The fourth panel was devoted to the communist period following the Second World War and moderated by BOGDAN MURGESCU (Bucarest). All three speakers tried to relate their presentation to the panel title: ‘Urbanising the village, ruralising the city’, but all three had problems with its second half. The question of how to ‘ruralise a city’ was differently answered by each of them. BLAŻEJ BRZOSTEK (Warsaw) compared the development in Warsaw and Bucharest. While there were important differences, the two cities, which both had been called ‘little Paris’ in the nineteenth century, should become modern urban capitals after 1949/1952. To that effect, the elites encouraged mass immigration to these cities and planned modern infrastructures. The main difference was that Warsaw had been totally ruined in the Second World War, and therefore had a weak urban culture, while an independent urban culture had survived in Bucharest, which the communist authorities controlled and suppressed. Another international comparison was presented by DAGMARA JAJEŚNIAK-QUAST (Leipzig/Frankfurt(Oder)), who compared the socialist steelwork cities of Nowa Huta (Poland), Eisenhüttenstadt (GDR) and Kunčice (Czechoslovakia). These three cities are on first sight very similar, but Jajeśniak-Quast listed a number of very important differences. The main difference was the different social and geographic origin of the construction workers that built each of the three cities and steelworks. SÁNDOR HORVÁTH (Budapest) presented an inner-Hungarian comparison, between Budapest and Sztálinváros (Stalintown, since 1961 Dunaújváros). His presentation most concisely contextualised the panel title, noting that the official discourse in much of Eastern Europe in the 1970s emphasised the wish to ‘ruralise’ and ‘de-stalinise’ the cities, overcoming the negative impacts of rapid urbanisation and industrialisation.
The final panel on the time after 1989 was moderated by BÉLA TOMKA (Jena/Szeged). The first presenter of this panel, the economist MARTIN MYANT (Paisley), asked whether the developments in the post-1989 Eastern European economic and political sphere could be called neo-liberal. His conclusion was that many policies and frameworks were indeed adopted from the neo-liberal West, but the communist experience of the implementers made them unwilling to be as generous as their Western colleagues, especially in relation to issues like unemployment benefits. JACEK KOCHANOWICZ (Warsaw) finally compared two periods of rapid modernisation and globalisation in Eastern Europe, between 1890 and 1914 and from 1980 to the present. His argument was that both periods displayed very similar features in terms of the utopian goal of ‘catching up with the West.’ The main difference between them lay in the political contexts in which they occurred. While the turn of the twentieth century was a time when the struggle between the ideologies of capitalism and socialism, complemented by nationalism, raged, contemporary society lacks ideological movements and is characterised by ever increasing flexibility and instability.
The various presentations of this conference showed the vast wealth of yet unexplored aspects of the modernisation processes in Eastern Europe. They highlighted the importance of international comparisons and of looking below the surface. The official discourse and what lurks behind can differ widely. Another interesting aspect of the conference was the repeated questioning of the East-West differentiation, which in many cases is just a result of communist and post-communist distortion of realities. International comparison not only within, but also beyond Eastern Europe may bring hitherto neglected aspects to the fore. The success of the conference lay not last in the ability of the moderators and the audience from the Imre-Kertész-Kolleg Jena to draw relevant additional information from the presenters in the discussions, without which their presentation at times remained incomprehensible. The Imre-Kertész-Kolleg remains an institution worth to follow in the academic discourse on the twentieth century history of Eastern Europe.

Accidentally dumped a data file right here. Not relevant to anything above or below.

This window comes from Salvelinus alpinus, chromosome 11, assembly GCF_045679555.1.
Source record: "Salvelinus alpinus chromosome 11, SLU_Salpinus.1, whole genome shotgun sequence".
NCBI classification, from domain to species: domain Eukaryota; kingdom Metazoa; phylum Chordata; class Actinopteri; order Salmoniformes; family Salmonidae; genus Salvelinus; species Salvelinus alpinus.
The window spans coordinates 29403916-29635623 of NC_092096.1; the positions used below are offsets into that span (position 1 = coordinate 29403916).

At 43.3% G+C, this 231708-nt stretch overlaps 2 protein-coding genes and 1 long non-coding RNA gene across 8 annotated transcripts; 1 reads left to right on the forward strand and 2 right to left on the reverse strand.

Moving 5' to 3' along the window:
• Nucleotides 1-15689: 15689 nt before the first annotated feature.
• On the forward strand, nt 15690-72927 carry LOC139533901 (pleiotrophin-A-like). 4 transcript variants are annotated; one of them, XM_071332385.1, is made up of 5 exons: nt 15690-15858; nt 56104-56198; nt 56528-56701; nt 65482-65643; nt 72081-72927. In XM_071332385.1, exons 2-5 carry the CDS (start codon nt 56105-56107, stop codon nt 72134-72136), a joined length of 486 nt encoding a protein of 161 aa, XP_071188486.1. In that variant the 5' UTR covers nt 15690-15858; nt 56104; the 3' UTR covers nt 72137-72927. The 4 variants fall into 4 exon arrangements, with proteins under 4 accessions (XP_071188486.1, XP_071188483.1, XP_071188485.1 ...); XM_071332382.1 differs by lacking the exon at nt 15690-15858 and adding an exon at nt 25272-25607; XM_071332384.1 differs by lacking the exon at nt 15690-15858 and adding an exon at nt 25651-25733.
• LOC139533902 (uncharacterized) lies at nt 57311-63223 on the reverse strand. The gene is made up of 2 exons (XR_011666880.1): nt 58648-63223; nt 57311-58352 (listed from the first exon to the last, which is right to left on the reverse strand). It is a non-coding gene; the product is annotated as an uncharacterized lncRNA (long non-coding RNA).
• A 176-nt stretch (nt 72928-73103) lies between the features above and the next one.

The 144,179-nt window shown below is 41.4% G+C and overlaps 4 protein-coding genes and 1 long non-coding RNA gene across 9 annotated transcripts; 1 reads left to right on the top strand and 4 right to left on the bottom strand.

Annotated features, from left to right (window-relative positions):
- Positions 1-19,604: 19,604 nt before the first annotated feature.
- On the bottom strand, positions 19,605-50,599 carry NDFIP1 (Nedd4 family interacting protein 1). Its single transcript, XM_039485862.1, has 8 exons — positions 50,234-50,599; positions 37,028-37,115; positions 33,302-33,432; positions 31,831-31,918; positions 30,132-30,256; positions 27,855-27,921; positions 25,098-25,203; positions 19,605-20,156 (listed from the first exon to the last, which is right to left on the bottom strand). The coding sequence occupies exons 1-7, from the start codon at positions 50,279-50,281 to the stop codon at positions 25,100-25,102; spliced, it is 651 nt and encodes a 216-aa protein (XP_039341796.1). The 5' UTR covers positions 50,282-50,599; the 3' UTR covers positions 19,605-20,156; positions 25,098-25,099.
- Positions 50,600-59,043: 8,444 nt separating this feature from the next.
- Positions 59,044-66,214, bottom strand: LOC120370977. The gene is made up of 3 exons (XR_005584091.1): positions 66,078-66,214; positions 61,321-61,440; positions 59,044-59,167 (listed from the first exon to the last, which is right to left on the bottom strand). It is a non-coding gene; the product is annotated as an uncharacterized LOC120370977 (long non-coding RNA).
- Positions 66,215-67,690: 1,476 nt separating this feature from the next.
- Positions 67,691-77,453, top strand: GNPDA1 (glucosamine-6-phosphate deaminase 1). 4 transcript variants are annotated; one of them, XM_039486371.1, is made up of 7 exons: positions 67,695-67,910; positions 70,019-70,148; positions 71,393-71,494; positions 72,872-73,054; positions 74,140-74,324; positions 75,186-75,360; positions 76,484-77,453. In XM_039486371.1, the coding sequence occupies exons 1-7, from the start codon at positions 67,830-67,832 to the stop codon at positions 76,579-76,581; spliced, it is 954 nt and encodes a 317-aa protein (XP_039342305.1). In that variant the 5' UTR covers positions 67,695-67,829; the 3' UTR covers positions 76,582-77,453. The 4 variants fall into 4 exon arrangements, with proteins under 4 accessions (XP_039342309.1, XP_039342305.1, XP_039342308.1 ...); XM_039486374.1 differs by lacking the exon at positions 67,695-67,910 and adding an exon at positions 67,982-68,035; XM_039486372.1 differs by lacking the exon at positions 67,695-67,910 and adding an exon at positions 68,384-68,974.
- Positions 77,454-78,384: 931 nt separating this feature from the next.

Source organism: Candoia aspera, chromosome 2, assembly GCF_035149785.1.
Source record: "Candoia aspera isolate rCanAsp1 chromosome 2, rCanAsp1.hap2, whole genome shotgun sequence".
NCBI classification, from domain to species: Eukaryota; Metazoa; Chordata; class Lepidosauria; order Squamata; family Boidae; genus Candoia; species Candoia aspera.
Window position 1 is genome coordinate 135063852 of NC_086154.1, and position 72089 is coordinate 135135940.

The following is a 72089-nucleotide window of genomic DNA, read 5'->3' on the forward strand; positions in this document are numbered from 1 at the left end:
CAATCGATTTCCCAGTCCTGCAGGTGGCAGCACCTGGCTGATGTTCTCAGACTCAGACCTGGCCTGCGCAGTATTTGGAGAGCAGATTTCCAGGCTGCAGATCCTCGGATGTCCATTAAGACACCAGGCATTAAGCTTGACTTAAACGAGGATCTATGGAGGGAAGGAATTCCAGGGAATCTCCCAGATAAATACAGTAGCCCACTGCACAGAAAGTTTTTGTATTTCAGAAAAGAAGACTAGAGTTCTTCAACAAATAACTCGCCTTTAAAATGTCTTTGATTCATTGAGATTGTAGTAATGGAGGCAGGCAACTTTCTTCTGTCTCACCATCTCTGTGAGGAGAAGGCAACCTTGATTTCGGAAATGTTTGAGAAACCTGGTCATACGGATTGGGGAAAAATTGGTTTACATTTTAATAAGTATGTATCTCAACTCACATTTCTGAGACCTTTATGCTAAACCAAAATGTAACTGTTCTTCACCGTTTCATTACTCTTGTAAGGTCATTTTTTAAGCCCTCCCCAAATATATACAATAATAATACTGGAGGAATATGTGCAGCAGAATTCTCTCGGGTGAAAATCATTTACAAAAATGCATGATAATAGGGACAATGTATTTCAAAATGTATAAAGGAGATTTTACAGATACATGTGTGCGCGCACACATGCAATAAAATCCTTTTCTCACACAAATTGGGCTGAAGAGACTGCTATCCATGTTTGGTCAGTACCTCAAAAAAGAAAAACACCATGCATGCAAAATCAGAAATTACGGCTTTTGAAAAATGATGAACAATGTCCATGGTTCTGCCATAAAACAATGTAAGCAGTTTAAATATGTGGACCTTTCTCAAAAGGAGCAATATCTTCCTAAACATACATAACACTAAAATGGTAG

Panel I: Concepts of Modernity
Andrew C. Janos: “Social Change and History: A Journey from Pre- to Postmodernity.”
Michal Pullman: “State Socialism as a Specific Modernity? Stabilizing and Self-Destructive Tendencies.”
Joachim v. Puttkamer: “Mastering Space and the Crises of Modernity in Eastern Europe.”
Panel II: Integration of Empires? Transport and Communication before World War I
Anna Veronika Wendland: “East Central European Modernity and the Urban Experience.”
Ivan Jakubec: “The Building of Railway Network and Network of River Channels in Habsburg Monarchy: Integration or Disintegration.”
Iosif Marin Balog: “Regionalism, Economic Integration and/or Modernization? The Role of Infrastructure for Transport and Communications in the Case of Transylvania 1850-1914.”
Panel III: Widening Gaps? Rural and Urban Spaces in the Interwar Period
Gábor Gyáni: “Image and Reality of a Splitting Country: The Case of Hungary.”
Markus Krzoska: “Discourses of Modernization in the Second Polish Republic and the Attempts to Form a New Regional Development Planning.”
Stanislav Holubec: “The Attempted and Failed Discursive Integration of Subcarpathian Rus to Czechoslovakia”
Panel IV: Urbanizing the Village – Ruralizing the Cities? Spatial Development under Socialism
Blażej Brzostek: „The Ruralizing of Bucharest and Warsaw in the First Postwar Decade.”
Dagmara Jajeśniak-Quast: “Nowa Huta, Eisenhüttenstadt and Kunčice in the First Decade of State Socialism. Between Proletarianization and Ruralization of the New Cities.”
Sándor Horváth: “Urban Villagers and Patterns of Migration in Hungarian 'Socialist Cities' (Budapest, Stalintown.)”
Panel V: Disintegration and Integration: Eastern Europe after 1989
Martin Myant: “Has Neo-Liberalism Triumphed in Eastern Europe?”
Jacek Kochanowicz: “A Moving Target or a Lost Illusion? East Central Europe in the Pursuit of the West.”